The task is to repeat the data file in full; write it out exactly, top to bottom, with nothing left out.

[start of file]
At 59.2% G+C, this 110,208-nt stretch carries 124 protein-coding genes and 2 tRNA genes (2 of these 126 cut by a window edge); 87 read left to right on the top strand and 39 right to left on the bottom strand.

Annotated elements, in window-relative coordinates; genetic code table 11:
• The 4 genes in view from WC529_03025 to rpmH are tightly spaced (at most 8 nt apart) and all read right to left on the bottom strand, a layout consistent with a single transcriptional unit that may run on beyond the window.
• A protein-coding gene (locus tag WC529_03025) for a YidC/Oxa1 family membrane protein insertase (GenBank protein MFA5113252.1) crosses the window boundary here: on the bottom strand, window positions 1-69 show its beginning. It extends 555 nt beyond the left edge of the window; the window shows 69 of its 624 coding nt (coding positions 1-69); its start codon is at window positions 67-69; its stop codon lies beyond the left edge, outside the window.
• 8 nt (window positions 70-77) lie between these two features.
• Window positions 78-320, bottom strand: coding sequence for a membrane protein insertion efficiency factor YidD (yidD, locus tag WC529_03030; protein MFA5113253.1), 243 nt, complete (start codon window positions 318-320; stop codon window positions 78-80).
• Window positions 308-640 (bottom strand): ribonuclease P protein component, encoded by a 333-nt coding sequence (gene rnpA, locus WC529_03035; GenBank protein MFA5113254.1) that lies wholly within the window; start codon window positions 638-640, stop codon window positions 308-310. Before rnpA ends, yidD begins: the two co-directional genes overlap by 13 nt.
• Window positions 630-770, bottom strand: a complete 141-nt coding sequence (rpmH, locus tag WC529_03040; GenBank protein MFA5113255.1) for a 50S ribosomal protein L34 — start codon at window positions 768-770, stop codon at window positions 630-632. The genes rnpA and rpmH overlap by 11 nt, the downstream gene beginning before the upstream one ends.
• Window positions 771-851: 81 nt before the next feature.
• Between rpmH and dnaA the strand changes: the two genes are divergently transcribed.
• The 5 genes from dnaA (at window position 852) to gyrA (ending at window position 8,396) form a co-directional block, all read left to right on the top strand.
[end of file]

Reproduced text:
At 59.2% G+C, this 110,208-nt stretch carries 124 protein-coding genes and 2 tRNA genes (2 of these 126 cut by a window edge); 87 read left to right on the top strand and 39 right to left on the bottom strand.

Annotated elements, in window-relative coordinates; genetic code table 11:
• The 4 genes in view from WC529_03025 to rpmH are tightly spaced (at most 8 nt apart) and all read right to left on the bottom strand, a layout consistent with a single transcriptional unit that may run on beyond the window.
• A protein-coding gene (locus tag WC529_03025) for a YidC/Oxa1 family membrane protein insertase (GenBank protein MFA5113252.1) crosses the window boundary here: on the bottom strand, window positions 1-69 show its beginning. It extends 555 nt beyond the left edge of the window; the window shows 69 of its 624 coding nt (coding positions 1-69); its start codon is at window positions 67-69; its stop codon lies beyond the left edge, outside the window.
• 8 nt (window positions 70-77) lie between these two features.
• Window positions 78-320, bottom strand: coding sequence for a membrane protein insertion efficiency factor YidD (yidD, locus tag WC529_03030; protein MFA5113253.1), 243 nt, complete (start codon window positions 318-320; stop codon window positions 78-80).
• Window positions 308-640 (bottom strand): ribonuclease P protein component, encoded by a 333-nt coding sequence (gene rnpA, locus WC529_03035; GenBank protein MFA5113254.1) that lies wholly within the window; start codon window positions 638-640, stop codon window positions 308-310. Before rnpA ends, yidD begins: the two co-directional genes overlap by 13 nt.
• Window positions 630-770, bottom strand: a complete 141-nt coding sequence (rpmH, locus tag WC529_03040; GenBank protein MFA5113255.1) for a 50S ribosomal protein L34 — start codon at window positions 768-770, stop codon at window positions 630-632. The genes rnpA and rpmH overlap by 11 nt, the downstream gene beginning before the upstream one ends.
• Window positions 771-851: 81 nt before the next feature.
• Between rpmH and dnaA the strand changes: the two genes are divergently transcribed.
• The 5 genes from dnaA (at window position 852) to gyrA (ending at window position 8,396) form a co-directional block, all read left to right on the top strand.